Ken Rosenthal

Ken Rosenthal on MFB: Red Sox 'going to be aggressive in trying to undo this'

June 19, 2015 - 10:01 am
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Fox Sports baseball analyst Ken Rosenthal appeared on Middays with MFB Friday to talk about the Red Sox. To listen to the interview, go to the MFB audio on demand page.

Rosenthal published an article Friday morning suggesting the Red Sox blow up their roster and trade both Hanley Ramirez and Pablo Sandoval. Barring a quick and immediate turnaround, Rosenthal says the Sox front office should start looking ahead to fielding a competitive team next season.

"They should be pointing toward Opening Day 2016. And if it takes them until then to get it done, it takes until then," Rosenthal said. "But this doesn't seem to be working, to my eyes, and I know to the eyes of a lot of people watching the team.

"I expect they are going to be aggressive in trying to undo this," he said. "I'm fairly certain that they'€™re not going to sit still and just say, 'This is our team for the next three or four years.'"

Rosenthal likened potentially trading Ramirez and Sandoval and repairing the roster similar to the blockbuster trade with the Dodgers in 2012.

"My idea was, 'Hey, they did this once before: Adrian Gonzalez, Carl Crawford, Josh Beckett.' Same kind of thing needs to take place because the same kind of environment is existing in that clubhouse," he said.

He added some of the Red Sox' struggles are not exceedingly shocking. However, according to Rosenthal, people around baseball didn't expect things in Boston to crash and burn as they have.

"While a lot of people in baseball definitely are not surprised that two guys coming from the National League with big money have not made a great adjustment to Boston, that's not a shock to anybody. Especially with Hanley going to left field, which a lot of people thought was not a good idea," Rosenthal said. "At the same time, most everyone thought they would hit and that they would play better and that is a little inexplicable."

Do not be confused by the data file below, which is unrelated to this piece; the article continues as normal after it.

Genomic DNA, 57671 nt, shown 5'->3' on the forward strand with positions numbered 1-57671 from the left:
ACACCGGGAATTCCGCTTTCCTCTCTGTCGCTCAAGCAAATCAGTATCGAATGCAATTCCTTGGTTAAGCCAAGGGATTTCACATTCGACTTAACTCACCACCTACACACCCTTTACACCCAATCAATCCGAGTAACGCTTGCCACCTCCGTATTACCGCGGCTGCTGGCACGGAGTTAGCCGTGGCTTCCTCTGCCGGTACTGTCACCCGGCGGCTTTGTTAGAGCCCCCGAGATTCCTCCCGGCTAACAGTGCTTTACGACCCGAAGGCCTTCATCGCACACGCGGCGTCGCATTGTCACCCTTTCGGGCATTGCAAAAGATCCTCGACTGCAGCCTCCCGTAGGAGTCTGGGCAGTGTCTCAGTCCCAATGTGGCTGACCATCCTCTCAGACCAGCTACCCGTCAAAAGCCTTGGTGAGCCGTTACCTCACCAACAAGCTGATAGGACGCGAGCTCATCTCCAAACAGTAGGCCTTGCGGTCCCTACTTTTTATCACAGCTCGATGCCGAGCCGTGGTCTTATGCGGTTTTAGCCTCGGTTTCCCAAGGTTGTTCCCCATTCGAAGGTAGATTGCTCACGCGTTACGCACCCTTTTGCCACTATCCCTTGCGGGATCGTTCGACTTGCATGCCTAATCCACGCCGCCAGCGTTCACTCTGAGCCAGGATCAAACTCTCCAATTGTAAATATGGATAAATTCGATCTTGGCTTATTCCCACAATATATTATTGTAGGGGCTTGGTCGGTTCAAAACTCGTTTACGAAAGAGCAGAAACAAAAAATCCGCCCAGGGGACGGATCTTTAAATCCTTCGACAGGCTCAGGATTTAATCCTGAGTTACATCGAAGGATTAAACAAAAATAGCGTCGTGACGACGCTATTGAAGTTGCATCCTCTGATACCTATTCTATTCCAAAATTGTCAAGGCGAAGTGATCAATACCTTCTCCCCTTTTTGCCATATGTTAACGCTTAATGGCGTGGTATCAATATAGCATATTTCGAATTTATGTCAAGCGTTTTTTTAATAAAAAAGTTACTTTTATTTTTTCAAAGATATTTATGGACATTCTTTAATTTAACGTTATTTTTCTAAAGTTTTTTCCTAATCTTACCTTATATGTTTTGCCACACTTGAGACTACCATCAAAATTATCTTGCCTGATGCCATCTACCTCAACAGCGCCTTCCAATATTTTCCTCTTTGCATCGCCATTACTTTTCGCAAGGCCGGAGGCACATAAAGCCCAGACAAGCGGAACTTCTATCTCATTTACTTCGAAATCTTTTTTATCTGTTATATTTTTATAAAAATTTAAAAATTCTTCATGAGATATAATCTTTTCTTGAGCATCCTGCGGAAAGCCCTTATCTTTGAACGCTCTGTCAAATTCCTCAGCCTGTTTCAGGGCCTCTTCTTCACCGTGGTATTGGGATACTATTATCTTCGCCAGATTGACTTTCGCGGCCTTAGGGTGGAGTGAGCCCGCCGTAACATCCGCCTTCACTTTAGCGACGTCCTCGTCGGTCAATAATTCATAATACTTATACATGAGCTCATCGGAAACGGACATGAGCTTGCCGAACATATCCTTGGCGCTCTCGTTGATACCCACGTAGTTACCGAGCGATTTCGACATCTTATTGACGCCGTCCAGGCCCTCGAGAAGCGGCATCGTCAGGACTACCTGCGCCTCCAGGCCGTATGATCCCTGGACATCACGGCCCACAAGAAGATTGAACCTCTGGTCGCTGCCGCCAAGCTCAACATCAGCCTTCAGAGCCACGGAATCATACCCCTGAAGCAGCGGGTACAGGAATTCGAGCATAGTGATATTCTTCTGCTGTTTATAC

Rosenthal emphasized that the adjustment to Boston and other big-market cities can be difficult for many players.

"I would say that the market lives and breathes the sport and that there is a high expectation among fans, media, everyone, for the players to perform with a certain effort and in a certain way," he said. "To perform to their track records. ... If you're a free agent and you choose that, you're walking into it and you have to accept it and you have to understand that you're in a market with higher expectations. Simple as that."

Regarding the possibility that manager John Farrell loses his job, Rosenthal said firing Farrell could certainly be justified. However, he said the problem with the Red Sox is much more with the roster than with how they've been managed.

"[Terry] Francona went because of circumstances like this," Rosenthal said. "If you want to justify firing John Farrell, fine. But again, the roster is the biggest problem. ... There's always a scapegoat. It's somebody new every time, and yet some of the problems still remain."

Despite the problems with the current roster construction and lack of success over the course of multiple seasons, Rosenthal said the Red Sox still have a good reputation around baseball.

"Even the smartest organizations make decisions that turn out badly. It just happens," Rosenthal said. "Because that'€™s part of the game, you're going to see that happen from time to time, we all understand that.

"They'€™ve done some really smart things even in this the last couple years. The [Yoan] Moncada [signing] I thought was brilliant. We don't know what kind of player he'€™s going to be, but not only did they get him, they kept him away from the Yankees. Clearly the players they're bringing up: [Xander] Bogaerts is an exciting player and they stuck with him which was good, [Mookie] Betts is going to be the same, I expect [Blake] Swihart as well. It's not as if they've just turned dumb. They've made some decisions that have not turned out well that were questionable at the time."

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